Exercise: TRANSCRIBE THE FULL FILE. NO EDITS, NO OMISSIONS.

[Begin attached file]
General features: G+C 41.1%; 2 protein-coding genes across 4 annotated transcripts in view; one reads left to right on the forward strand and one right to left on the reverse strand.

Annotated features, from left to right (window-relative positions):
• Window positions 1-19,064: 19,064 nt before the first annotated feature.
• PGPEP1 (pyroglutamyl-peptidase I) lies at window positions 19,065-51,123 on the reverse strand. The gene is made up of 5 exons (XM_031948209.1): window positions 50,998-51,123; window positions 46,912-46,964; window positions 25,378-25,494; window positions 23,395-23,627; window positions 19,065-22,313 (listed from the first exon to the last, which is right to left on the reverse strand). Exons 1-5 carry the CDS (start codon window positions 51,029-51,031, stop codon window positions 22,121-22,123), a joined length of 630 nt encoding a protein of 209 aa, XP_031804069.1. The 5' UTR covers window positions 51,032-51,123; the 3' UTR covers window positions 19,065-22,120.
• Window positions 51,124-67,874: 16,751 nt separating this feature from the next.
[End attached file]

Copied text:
General features: G+C 41.1%; 2 protein-coding genes across 4 annotated transcripts in view; one reads left to right on the forward strand and one right to left on the reverse strand.

Annotated features, from left to right (window-relative positions):
• Window positions 1-19,064: 19,064 nt before the first annotated feature.
• PGPEP1 (pyroglutamyl-peptidase I) lies at window positions 19,065-51,123 on the reverse strand. The gene is made up of 5 exons (XM_031948209.1): window positions 50,998-51,123; window positions 46,912-46,964; window positions 25,378-25,494; window positions 23,395-23,627; window positions 19,065-22,313 (listed from the first exon to the last, which is right to left on the reverse strand). Exons 1-5 carry the CDS (start codon window positions 51,029-51,031, stop codon window positions 22,121-22,123), a joined length of 630 nt encoding a protein of 209 aa, XP_031804069.1. The 5' UTR covers window positions 51,032-51,123; the 3' UTR covers window positions 19,065-22,120.
• Window positions 51,124-67,874: 16,751 nt separating this feature from the next.